Metal-on-metal hip replacement devices were meant to be longer lasting implants that appealed to younger patients who needed hip replacement surgery. In recent years, news has emerged that the metal-on-metal hip devices are associated with early failure linked to metallosis. These implants, which were marketed as lasting for 15 to 20 years, were being replaced within five years of implant.
"Stryker came out with Rejuvenate in late 2009," Stewart says. "It was a great time to push the device because it was not metal-on-metal. The Rejuvenate was modular, so they could call it a custom fit. The device would last longer, have a better range of motion, and fit the patient better. It was an easy sell."
Unfortunately, some patients have encountered Stryker hip replacement problems and developed symptoms similar to those seen in metal-on-metal hip replacement devices. One patient came to Stewart after a doctor found pus, dirty tissue and a pseudo-tumor formation in her hip, identical to the symptoms experienced by many metal-on-metal hip replacement recipients. Stewart says the patient's case was put on the backburner because doctors saw no way that a device that did not have the metal-on-metal component could cause metallosis. It was not until several patients approached his firm that he and his colleague, Brenda Fulmer, looked more closely into the Stryker Rejuvenate situation.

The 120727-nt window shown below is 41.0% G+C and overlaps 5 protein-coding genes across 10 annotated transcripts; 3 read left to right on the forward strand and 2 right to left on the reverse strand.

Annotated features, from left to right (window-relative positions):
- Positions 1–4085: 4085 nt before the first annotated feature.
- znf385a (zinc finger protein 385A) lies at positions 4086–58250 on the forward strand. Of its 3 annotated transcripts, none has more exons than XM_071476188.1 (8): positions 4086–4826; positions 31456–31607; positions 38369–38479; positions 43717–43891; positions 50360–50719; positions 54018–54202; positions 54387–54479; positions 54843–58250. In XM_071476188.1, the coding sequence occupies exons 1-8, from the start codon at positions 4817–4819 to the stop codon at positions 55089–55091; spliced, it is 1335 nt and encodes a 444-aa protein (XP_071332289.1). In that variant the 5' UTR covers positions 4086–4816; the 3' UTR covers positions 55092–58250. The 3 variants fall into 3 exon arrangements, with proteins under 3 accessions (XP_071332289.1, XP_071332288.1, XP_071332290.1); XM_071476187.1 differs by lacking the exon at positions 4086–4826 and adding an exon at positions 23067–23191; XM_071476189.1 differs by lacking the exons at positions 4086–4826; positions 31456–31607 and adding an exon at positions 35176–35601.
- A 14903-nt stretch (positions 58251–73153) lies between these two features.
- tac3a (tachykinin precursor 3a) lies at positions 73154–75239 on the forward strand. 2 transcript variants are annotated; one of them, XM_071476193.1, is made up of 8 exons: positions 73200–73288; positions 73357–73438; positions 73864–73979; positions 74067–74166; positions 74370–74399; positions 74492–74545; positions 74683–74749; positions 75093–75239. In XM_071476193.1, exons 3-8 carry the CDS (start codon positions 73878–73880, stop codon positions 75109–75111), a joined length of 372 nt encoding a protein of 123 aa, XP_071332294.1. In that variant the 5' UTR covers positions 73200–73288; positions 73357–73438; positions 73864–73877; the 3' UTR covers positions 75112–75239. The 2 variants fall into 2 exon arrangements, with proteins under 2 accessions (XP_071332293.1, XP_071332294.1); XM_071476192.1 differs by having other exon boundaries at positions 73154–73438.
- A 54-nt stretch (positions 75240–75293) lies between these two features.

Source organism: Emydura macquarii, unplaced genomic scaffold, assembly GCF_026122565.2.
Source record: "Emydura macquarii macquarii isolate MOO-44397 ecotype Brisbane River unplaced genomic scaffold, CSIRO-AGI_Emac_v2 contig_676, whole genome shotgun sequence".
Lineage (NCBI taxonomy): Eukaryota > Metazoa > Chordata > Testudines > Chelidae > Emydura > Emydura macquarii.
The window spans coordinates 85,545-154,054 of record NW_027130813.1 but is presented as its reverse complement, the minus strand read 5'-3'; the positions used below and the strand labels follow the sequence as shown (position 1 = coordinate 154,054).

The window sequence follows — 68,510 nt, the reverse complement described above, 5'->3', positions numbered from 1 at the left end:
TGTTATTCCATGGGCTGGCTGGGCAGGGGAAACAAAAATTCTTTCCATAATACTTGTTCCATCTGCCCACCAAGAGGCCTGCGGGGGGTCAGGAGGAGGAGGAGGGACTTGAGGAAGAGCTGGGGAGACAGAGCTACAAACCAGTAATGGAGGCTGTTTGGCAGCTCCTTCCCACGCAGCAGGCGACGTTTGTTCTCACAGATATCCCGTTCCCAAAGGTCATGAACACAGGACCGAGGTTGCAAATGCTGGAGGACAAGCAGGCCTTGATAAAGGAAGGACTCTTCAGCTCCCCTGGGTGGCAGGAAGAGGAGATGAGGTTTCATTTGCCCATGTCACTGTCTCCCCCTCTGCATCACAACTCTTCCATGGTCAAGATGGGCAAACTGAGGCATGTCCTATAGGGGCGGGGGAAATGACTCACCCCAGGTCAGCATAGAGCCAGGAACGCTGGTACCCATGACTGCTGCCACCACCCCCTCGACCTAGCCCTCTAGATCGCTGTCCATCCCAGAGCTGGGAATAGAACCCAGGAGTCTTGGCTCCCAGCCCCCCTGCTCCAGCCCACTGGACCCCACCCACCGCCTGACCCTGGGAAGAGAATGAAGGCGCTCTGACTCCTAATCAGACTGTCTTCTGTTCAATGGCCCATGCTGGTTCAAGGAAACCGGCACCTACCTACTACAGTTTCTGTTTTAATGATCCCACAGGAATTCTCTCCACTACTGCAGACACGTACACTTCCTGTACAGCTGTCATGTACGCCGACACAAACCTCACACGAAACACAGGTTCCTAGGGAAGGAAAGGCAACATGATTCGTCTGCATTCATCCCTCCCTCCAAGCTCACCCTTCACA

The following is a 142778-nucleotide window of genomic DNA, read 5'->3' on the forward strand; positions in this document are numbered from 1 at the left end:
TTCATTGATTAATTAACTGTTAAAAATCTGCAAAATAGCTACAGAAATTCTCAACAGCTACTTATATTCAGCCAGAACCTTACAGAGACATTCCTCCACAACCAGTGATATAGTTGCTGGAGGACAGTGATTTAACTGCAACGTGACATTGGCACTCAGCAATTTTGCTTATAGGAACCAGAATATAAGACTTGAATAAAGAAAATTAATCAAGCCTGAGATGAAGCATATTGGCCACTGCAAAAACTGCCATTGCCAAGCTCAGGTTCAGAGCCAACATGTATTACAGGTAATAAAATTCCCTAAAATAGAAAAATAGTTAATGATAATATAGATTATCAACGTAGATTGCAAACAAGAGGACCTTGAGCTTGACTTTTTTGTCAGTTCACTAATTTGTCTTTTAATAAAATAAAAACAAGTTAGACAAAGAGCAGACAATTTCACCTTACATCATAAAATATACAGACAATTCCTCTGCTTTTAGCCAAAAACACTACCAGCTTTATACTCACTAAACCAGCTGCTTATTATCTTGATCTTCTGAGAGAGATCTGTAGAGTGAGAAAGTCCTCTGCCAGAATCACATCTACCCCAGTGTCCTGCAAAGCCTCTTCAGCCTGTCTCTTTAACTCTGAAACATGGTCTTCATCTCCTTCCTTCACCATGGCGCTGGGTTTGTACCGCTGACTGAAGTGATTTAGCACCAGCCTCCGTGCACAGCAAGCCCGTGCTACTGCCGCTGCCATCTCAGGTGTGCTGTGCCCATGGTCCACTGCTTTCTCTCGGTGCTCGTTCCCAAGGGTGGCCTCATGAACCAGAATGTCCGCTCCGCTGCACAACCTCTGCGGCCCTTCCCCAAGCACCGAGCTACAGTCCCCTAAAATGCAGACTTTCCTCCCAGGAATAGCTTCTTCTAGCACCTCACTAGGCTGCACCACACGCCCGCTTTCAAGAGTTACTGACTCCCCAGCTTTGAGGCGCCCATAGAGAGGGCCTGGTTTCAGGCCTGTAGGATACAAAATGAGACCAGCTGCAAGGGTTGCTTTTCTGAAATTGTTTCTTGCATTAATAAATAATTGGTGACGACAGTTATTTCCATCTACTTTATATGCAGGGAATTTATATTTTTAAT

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Stryker has issued information about the Rejuvenate metallosis concerns, but indicated the problem is with the doctors' implantation techniques or with the patient's body chemistry.
"It was fortuitous for Stryker to launch Rejuvenate so they could tout it as being an improvement over metal-on-metal devices," Stewart says. "But it seems to cause exactly the same problems. Because it's modular, there is a metal-on-metal interface, but it's the neck and stem as opposed to the ball and socket."